The Background: Baker V. Carr
A law in Tennessee says that all the towns are required to provide population statistics to the state every 10 years. Each town is required to do this so the state can accurately determine jurisdictional boundaries. Mr. Charles Baker explained that Tennessee did not follow this law. In response to this accusation, the state of Tennessee said that the law to remap towns was created for political purposes and that they were following the legislation. Baker did not accept this excuse; he thought the state was required to follow the law in an exact fashion.
Baker’s argument revolved around the Supremacy Clause. This part of the Constitution states that the Federal Government has the right to control and maintain jurisdiction over state laws.
The Trial: Baker V. Carr
The Baker V. Carr dealt with Administrative law. This field of law is associated with how the Federal Government treats its citizens and how the government institutes its programs, creates its agencies and establishes laws. In Baker v. Carr, Mr. Charles Baker went up against Joe Carr who as an appointed representative of Tennessee. In Baker V. Carr, Baker said that the law upheld by the Tennessee Constitution regarding the establishment of districts was a violation of the 14th Amendment to the United States Constitution.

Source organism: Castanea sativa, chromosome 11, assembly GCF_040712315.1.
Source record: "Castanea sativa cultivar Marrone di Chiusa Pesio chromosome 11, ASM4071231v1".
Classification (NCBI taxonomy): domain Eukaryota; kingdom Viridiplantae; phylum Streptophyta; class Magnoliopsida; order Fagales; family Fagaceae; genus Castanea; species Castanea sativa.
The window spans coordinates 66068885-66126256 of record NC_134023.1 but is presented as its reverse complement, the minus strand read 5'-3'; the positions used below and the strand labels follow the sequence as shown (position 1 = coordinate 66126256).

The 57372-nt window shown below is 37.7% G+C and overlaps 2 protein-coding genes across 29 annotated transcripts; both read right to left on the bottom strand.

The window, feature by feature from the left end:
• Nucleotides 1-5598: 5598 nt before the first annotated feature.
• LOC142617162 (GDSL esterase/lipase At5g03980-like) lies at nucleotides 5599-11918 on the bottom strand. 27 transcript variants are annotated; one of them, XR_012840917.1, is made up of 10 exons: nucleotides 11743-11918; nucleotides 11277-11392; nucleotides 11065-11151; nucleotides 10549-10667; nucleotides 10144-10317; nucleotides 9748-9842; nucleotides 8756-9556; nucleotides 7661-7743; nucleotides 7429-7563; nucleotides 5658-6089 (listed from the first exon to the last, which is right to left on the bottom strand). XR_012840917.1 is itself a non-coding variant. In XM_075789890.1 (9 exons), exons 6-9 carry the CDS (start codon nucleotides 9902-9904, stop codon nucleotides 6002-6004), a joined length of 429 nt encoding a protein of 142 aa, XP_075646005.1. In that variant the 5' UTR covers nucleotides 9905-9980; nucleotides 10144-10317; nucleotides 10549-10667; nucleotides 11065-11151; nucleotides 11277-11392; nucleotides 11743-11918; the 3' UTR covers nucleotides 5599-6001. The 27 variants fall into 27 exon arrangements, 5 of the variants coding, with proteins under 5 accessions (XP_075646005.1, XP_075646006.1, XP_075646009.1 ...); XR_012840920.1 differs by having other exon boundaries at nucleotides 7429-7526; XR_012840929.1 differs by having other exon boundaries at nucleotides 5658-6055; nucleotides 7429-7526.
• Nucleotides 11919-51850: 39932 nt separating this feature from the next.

Verdict: Baker V. Carr
In Baker v. Carr, the United States Supreme Court said that Tennessee refusal to follow the expressed law of remapping the districts was in direct violation of the 14th Amendment’s equal protection clause. This clause forces every individual citizen of the United States to be treated equally and without bias with regard to their pursuit of happiness.
The 14th Amendment to the United States Constitution does not allow the government to infringe on the individual person’s rights to pursue a happy life. Furthermore, Article III of the United States Constitution states that the Federal Government is allowed to rule over all laws in the event that unfair advantages are present with the creation of a law. This law was created to ensure that an equal legal process was respected throughout the United States.